I’m not sure this qualifies as an Oops, but is rather one of the most cruelly tacky comments I have ever been subjected to. I was out with some old friends from college having drinks and we decided to play a round of the drinking game, Never-Have-I-Ever. The basic rules of this game are that everyone, in turn, says something they haven’t done. Everyone else present who has done this thing will take a drink. It’s generally played by groups of friends as a way to get to know one another better, and we felt it would be a good opportunity to catch up.
Well, we went a few rounds when my former roommate, whom I had been rather close with in college, said “Never have I ever had sex in a car.” This not being true of me, I did not take a drink, and she immediately called me on it, making quite a fuss about it. I laughed it off at first and said she must have me confused with someone else. Then–in front of all of our friends and loud enough for several other people at the bar to hear–she tells me to play fair, that I was raped freshmen year by a guy I went on a date with in his car, and that counts. Can you imagine? Granted, this was several years in the past and an event I had dealt with through counseling, but obviously not something everyone knew about or that was appropriate for publicly toasting.
Needless to say, I and several of my other friends, awkwardly called it a night. I haven’t spoken to her since. 0102-09
I’d like to clear up my original comments on this post. What I said initially was basically that this game involving private information and alcohol was potentially a train wreck waiting to happen. What I didn’t say and should have was that the OP got hit by that train in a devastating way. By noting the folly of the situation, I didn’t mean to imply some moral equivalence between the OP foolishly entering into this situation and the “friend” savagely (or best very insensitively) publicizing such a horrid memory, perhaps shared in confidence many years previously. The “friend” was utterly wrong and I didn’t mean to defend her behavior at all. Please forgive my tone-deafness in addressing the folly of getting into the situation without making clear that folly or no, the treatment that the OP received was inexcusable.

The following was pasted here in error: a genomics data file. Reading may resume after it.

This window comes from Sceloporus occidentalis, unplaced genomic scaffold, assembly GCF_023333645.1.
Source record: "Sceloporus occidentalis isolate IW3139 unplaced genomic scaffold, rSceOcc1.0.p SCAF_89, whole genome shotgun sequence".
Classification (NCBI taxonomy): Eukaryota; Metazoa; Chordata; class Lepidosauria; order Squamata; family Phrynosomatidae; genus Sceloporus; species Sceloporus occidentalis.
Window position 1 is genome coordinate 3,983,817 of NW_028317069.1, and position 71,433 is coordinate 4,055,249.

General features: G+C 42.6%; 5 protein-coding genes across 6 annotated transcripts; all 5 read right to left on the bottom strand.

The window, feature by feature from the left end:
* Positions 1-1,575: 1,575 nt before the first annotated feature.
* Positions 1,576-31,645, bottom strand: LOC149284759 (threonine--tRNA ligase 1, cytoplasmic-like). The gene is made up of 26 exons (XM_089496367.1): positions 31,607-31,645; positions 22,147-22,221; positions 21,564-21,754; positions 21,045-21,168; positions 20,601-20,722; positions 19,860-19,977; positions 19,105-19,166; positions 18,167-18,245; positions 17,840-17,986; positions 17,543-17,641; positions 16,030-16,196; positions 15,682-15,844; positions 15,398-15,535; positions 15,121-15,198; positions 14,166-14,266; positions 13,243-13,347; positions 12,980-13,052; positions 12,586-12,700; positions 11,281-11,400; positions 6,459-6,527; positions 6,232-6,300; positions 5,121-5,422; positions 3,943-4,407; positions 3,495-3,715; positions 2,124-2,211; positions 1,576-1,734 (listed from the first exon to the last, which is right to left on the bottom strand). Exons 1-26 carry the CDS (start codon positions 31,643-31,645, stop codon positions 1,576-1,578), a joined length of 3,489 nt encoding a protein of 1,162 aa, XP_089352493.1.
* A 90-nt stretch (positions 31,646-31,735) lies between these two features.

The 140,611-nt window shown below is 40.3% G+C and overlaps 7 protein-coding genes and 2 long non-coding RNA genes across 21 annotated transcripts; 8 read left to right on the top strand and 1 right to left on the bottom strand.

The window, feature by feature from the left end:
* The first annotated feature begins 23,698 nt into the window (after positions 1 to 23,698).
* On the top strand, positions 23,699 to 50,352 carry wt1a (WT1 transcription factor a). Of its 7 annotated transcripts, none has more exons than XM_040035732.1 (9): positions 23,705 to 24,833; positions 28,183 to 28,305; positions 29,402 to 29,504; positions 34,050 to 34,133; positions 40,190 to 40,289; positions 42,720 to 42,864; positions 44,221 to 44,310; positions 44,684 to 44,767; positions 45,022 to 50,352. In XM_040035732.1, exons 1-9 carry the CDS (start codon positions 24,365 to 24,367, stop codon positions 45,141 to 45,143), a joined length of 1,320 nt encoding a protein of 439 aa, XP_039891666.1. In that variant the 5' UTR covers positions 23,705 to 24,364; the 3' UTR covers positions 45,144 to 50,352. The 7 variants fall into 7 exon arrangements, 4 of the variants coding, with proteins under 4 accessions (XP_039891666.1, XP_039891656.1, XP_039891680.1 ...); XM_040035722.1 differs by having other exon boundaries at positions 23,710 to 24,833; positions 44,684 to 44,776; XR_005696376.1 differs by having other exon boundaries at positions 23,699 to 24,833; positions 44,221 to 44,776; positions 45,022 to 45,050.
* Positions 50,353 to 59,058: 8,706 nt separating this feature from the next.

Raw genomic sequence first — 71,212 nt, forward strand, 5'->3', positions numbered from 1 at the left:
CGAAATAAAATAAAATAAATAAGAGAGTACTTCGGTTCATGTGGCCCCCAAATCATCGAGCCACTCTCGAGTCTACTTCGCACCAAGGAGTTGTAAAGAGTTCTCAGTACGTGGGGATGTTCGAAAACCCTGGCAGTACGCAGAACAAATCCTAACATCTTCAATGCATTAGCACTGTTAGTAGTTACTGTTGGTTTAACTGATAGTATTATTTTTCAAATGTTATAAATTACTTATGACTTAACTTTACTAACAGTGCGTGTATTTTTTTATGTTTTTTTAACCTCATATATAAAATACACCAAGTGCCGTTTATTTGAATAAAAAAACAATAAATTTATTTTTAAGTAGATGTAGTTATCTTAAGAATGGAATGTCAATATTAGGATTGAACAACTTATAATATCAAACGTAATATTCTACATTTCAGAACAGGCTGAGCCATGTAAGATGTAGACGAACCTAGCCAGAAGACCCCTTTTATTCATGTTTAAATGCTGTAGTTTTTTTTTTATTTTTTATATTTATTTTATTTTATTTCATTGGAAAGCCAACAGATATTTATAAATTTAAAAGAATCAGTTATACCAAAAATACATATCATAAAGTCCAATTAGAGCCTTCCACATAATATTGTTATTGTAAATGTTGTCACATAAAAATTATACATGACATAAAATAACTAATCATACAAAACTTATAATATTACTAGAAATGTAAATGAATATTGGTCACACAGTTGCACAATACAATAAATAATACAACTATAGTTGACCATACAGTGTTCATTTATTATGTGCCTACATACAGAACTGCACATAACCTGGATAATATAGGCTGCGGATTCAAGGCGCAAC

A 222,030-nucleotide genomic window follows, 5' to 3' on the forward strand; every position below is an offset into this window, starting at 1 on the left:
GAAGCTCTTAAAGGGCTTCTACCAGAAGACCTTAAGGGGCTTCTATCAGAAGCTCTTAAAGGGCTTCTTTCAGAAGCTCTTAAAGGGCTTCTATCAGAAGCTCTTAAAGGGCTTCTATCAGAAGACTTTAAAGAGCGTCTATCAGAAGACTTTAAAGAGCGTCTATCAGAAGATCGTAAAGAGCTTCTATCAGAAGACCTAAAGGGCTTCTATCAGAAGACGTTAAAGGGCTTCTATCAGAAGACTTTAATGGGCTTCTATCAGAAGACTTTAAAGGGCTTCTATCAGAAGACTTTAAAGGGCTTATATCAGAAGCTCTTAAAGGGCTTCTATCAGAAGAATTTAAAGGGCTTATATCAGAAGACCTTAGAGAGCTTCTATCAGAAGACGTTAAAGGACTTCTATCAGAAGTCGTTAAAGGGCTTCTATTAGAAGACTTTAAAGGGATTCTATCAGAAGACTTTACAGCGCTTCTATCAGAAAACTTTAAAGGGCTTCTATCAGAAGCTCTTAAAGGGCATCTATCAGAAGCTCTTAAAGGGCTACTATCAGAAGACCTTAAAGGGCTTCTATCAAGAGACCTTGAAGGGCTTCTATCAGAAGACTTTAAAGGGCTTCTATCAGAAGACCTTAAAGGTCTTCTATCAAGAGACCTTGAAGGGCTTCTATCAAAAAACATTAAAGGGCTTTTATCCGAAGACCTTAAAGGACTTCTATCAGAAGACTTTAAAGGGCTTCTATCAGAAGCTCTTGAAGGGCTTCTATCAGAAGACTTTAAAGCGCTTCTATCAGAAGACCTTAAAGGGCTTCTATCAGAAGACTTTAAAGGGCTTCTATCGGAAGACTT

Merriam-Webster defines “Discretion” as 1) the quality of having or showing discernment or good judgment : the quality of being discreet especially : cautious reserve in speech.
The indiscretion of the OP was in choosing to play a game that is, by its very nature, fraught with opportunities for a major faux pas. In no way is her date rape a result of an indiscretion, nor is rape itself merely an indiscretion, nor does the exegesis of the OP’s story indicate she was indiscreet in revealing her own rape.